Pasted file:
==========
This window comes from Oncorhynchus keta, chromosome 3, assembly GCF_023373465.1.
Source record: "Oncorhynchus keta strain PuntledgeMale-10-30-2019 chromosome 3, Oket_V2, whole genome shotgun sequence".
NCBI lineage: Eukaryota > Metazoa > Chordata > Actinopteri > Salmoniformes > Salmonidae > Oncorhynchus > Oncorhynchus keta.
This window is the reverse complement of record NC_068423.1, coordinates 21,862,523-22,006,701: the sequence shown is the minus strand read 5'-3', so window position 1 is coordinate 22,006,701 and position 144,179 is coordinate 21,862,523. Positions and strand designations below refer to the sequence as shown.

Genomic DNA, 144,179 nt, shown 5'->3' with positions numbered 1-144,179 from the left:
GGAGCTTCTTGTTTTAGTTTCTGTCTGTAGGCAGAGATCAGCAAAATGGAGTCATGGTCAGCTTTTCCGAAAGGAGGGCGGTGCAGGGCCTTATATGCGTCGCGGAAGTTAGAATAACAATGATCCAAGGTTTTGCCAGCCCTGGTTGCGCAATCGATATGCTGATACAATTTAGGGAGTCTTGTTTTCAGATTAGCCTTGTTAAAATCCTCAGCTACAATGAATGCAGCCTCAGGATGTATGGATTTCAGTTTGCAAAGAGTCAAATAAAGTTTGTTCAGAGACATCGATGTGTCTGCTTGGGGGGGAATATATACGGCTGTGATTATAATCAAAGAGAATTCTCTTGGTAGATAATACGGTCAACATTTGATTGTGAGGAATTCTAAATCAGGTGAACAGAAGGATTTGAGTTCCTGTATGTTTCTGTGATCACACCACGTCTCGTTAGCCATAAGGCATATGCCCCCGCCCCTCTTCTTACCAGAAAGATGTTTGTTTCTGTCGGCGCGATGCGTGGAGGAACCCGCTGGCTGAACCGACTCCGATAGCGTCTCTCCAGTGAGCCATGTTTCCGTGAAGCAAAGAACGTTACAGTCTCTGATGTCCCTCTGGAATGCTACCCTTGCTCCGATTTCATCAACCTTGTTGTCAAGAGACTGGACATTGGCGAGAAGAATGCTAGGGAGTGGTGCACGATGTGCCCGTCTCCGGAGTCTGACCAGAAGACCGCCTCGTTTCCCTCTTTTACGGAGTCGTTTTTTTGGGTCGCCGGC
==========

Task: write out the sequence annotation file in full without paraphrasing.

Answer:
This window comes from Oncorhynchus keta, chromosome 3, assembly GCF_023373465.1.
Source record: "Oncorhynchus keta strain PuntledgeMale-10-30-2019 chromosome 3, Oket_V2, whole genome shotgun sequence".
NCBI lineage: Eukaryota > Metazoa > Chordata > Actinopteri > Salmoniformes > Salmonidae > Oncorhynchus > Oncorhynchus keta.
This window is the reverse complement of record NC_068423.1, coordinates 21,862,523-22,006,701: the sequence shown is the minus strand read 5'-3', so window position 1 is coordinate 22,006,701 and position 144,179 is coordinate 21,862,523. Positions and strand designations below refer to the sequence as shown.

Genomic DNA, 144,179 nt, shown 5'->3' with positions numbered 1-144,179 from the left:
GGAGCTTCTTGTTTTAGTTTCTGTCTGTAGGCAGAGATCAGCAAAATGGAGTCATGGTCAGCTTTTCCGAAAGGAGGGCGGTGCAGGGCCTTATATGCGTCGCGGAAGTTAGAATAACAATGATCCAAGGTTTTGCCAGCCCTGGTTGCGCAATCGATATGCTGATACAATTTAGGGAGTCTTGTTTTCAGATTAGCCTTGTTAAAATCCTCAGCTACAATGAATGCAGCCTCAGGATGTATGGATTTCAGTTTGCAAAGAGTCAAATAAAGTTTGTTCAGAGACATCGATGTGTCTGCTTGGGGGGGAATATATACGGCTGTGATTATAATCAAAGAGAATTCTCTTGGTAGATAATACGGTCAACATTTGATTGTGAGGAATTCTAAATCAGGTGAACAGAAGGATTTGAGTTCCTGTATGTTTCTGTGATCACACCACGTCTCGTTAGCCATAAGGCATATGCCCCCGCCCCTCTTCTTACCAGAAAGATGTTTGTTTCTGTCGGCGCGATGCGTGGAGGAACCCGCTGGCTGAACCGACTCCGATAGCGTCTCTCCAGTGAGCCATGTTTCCGTGAAGCAAAGAACGTTACAGTCTCTGATGTCCCTCTGGAATGCTACCCTTGCTCCGATTTCATCAACCTTGTTGTCAAGAGACTGGACATTGGCGAGAAGAATGCTAGGGAGTGGTGCACGATGTGCCCGTCTCCGGAGTCTGACCAGAAGACCGCCTCGTTTCCCTCTTTTACGGAGTCGTTTTTTTGGGTCGCCGGC